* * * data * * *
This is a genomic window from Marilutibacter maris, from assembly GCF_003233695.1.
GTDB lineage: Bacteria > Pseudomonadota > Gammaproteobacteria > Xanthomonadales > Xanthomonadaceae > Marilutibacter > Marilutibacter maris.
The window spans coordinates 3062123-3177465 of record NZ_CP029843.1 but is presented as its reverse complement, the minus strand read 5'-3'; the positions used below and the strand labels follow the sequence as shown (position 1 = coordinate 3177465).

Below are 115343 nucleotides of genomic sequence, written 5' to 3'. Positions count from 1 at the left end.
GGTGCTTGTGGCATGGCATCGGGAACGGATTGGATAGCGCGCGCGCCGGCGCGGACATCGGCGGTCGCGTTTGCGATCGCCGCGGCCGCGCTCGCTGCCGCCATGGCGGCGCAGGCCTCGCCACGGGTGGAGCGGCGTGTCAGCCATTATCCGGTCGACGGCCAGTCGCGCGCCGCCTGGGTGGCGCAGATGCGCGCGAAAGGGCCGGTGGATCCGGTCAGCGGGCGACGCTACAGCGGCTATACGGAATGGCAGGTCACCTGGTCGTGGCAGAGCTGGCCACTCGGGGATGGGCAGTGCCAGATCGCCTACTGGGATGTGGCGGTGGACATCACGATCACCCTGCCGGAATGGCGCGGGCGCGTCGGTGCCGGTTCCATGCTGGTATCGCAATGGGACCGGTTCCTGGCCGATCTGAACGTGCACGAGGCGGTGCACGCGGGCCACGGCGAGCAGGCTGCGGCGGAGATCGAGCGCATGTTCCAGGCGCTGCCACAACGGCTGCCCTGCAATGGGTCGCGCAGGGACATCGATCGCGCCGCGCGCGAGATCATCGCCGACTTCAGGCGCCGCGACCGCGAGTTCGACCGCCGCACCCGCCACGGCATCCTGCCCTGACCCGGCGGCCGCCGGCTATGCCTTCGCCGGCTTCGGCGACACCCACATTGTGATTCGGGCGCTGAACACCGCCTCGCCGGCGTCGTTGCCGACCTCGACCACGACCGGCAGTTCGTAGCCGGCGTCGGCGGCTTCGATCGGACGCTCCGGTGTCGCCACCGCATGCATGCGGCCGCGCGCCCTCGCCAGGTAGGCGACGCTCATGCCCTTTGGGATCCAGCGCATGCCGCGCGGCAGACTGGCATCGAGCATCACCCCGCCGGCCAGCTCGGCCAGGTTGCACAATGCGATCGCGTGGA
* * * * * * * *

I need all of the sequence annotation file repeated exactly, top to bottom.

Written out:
This is a genomic window from Marilutibacter maris, from assembly GCF_003233695.1.
GTDB lineage: Bacteria > Pseudomonadota > Gammaproteobacteria > Xanthomonadales > Xanthomonadaceae > Marilutibacter > Marilutibacter maris.
The window spans coordinates 3062123-3177465 of record NZ_CP029843.1 but is presented as its reverse complement, the minus strand read 5'-3'; the positions used below and the strand labels follow the sequence as shown (position 1 = coordinate 3177465).

Below are 115343 nucleotides of genomic sequence, written 5' to 3'. Positions count from 1 at the left end.
GGTGCTTGTGGCATGGCATCGGGAACGGATTGGATAGCGCGCGCGCCGGCGCGGACATCGGCGGTCGCGTTTGCGATCGCCGCGGCCGCGCTCGCTGCCGCCATGGCGGCGCAGGCCTCGCCACGGGTGGAGCGGCGTGTCAGCCATTATCCGGTCGACGGCCAGTCGCGCGCCGCCTGGGTGGCGCAGATGCGCGCGAAAGGGCCGGTGGATCCGGTCAGCGGGCGACGCTACAGCGGCTATACGGAATGGCAGGTCACCTGGTCGTGGCAGAGCTGGCCACTCGGGGATGGGCAGTGCCAGATCGCCTACTGGGATGTGGCGGTGGACATCACGATCACCCTGCCGGAATGGCGCGGGCGCGTCGGTGCCGGTTCCATGCTGGTATCGCAATGGGACCGGTTCCTGGCCGATCTGAACGTGCACGAGGCGGTGCACGCGGGCCACGGCGAGCAGGCTGCGGCGGAGATCGAGCGCATGTTCCAGGCGCTGCCACAACGGCTGCCCTGCAATGGGTCGCGCAGGGACATCGATCGCGCCGCGCGCGAGATCATCGCCGACTTCAGGCGCCGCGACCGCGAGTTCGACCGCCGCACCCGCCACGGCATCCTGCCCTGACCCGGCGGCCGCCGGCTATGCCTTCGCCGGCTTCGGCGACACCCACATTGTGATTCGGGCGCTGAACACCGCCTCGCCGGCGTCGTTGCCGACCTCGACCACGACCGGCAGTTCGTAGCCGGCGTCGGCGGCTTCGATCGGACGCTCCGGTGTCGCCACCGCATGCATGCGGCCGCGCGCCCTCGCCAGGTAGGCGACGCTCATGCCCTTTGGGATCCAGCGCATGCCGCGCGGCAGACTGGCATCGAGCATCACCCCGCCGGCCAGCTCGGCCAGGTTGCACAATGCGATCGCGTGGA